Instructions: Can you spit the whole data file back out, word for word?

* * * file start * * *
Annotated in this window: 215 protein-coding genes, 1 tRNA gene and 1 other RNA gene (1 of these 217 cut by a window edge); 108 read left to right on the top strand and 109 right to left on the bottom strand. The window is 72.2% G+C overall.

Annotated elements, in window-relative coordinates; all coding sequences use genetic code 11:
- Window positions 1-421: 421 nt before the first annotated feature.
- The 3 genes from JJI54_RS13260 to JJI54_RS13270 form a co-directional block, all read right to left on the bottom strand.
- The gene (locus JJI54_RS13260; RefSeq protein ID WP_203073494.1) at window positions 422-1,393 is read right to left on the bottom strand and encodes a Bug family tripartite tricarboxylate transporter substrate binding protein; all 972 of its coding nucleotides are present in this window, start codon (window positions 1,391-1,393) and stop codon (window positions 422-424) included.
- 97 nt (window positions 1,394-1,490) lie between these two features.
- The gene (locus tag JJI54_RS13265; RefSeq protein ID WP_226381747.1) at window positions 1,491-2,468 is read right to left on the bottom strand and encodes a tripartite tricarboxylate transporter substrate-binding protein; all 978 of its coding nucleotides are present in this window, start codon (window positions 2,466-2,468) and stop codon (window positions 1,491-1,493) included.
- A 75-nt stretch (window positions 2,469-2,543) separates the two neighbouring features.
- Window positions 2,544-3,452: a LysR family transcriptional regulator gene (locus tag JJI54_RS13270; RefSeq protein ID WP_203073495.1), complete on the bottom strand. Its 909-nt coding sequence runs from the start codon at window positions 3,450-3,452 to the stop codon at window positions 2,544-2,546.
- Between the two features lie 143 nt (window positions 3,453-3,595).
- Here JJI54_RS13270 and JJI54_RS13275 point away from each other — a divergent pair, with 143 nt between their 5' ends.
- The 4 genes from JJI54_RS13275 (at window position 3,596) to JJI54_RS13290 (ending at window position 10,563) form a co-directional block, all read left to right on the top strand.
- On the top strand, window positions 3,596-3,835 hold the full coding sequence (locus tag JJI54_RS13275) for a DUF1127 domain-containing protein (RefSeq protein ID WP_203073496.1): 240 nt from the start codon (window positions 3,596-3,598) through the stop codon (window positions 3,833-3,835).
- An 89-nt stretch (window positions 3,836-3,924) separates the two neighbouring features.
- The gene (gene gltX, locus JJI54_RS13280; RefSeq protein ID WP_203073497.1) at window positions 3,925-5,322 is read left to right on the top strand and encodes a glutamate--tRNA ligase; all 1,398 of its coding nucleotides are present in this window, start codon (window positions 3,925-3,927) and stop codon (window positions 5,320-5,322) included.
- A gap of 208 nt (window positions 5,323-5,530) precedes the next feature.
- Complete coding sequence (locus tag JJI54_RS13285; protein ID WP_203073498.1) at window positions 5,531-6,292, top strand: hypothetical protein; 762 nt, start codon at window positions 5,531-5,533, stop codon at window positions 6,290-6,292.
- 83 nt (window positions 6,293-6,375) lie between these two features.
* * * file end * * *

Annotated in this window: 215 protein-coding genes, 1 tRNA gene and 1 other RNA gene (1 of these 217 cut by a window edge); 108 read left to right on the top strand and 109 right to left on the bottom strand. The window is 72.2% G+C overall.

Annotated elements, in window-relative coordinates; all coding sequences use genetic code 11:
- Window positions 1-421: 421 nt before the first annotated feature.
- The 3 genes from JJI54_RS13260 to JJI54_RS13270 form a co-directional block, all read right to left on the bottom strand.
- The gene (locus JJI54_RS13260; RefSeq protein ID WP_203073494.1) at window positions 422-1,393 is read right to left on the bottom strand and encodes a Bug family tripartite tricarboxylate transporter substrate binding protein; all 972 of its coding nucleotides are present in this window, start codon (window positions 1,391-1,393) and stop codon (window positions 422-424) included.
- 97 nt (window positions 1,394-1,490) lie between these two features.
- The gene (locus tag JJI54_RS13265; RefSeq protein ID WP_226381747.1) at window positions 1,491-2,468 is read right to left on the bottom strand and encodes a tripartite tricarboxylate transporter substrate-binding protein; all 978 of its coding nucleotides are present in this window, start codon (window positions 2,466-2,468) and stop codon (window positions 1,491-1,493) included.
- A 75-nt stretch (window positions 2,469-2,543) separates the two neighbouring features.
- Window positions 2,544-3,452: a LysR family transcriptional regulator gene (locus tag JJI54_RS13270; RefSeq protein ID WP_203073495.1), complete on the bottom strand. Its 909-nt coding sequence runs from the start codon at window positions 3,450-3,452 to the stop codon at window positions 2,544-2,546.
- Between the two features lie 143 nt (window positions 3,453-3,595).
- Here JJI54_RS13270 and JJI54_RS13275 point away from each other — a divergent pair, with 143 nt between their 5' ends.
- The 4 genes from JJI54_RS13275 (at window position 3,596) to JJI54_RS13290 (ending at window position 10,563) form a co-directional block, all read left to right on the top strand.
- On the top strand, window positions 3,596-3,835 hold the full coding sequence (locus tag JJI54_RS13275) for a DUF1127 domain-containing protein (RefSeq protein ID WP_203073496.1): 240 nt from the start codon (window positions 3,596-3,598) through the stop codon (window positions 3,833-3,835).
- An 89-nt stretch (window positions 3,836-3,924) separates the two neighbouring features.
- The gene (gene gltX, locus JJI54_RS13280; RefSeq protein ID WP_203073497.1) at window positions 3,925-5,322 is read left to right on the top strand and encodes a glutamate--tRNA ligase; all 1,398 of its coding nucleotides are present in this window, start codon (window positions 3,925-3,927) and stop codon (window positions 5,320-5,322) included.
- A gap of 208 nt (window positions 5,323-5,530) precedes the next feature.
- Complete coding sequence (locus tag JJI54_RS13285; protein ID WP_203073498.1) at window positions 5,531-6,292, top strand: hypothetical protein; 762 nt, start codon at window positions 5,531-5,533, stop codon at window positions 6,290-6,292.
- 83 nt (window positions 6,293-6,375) lie between these two features.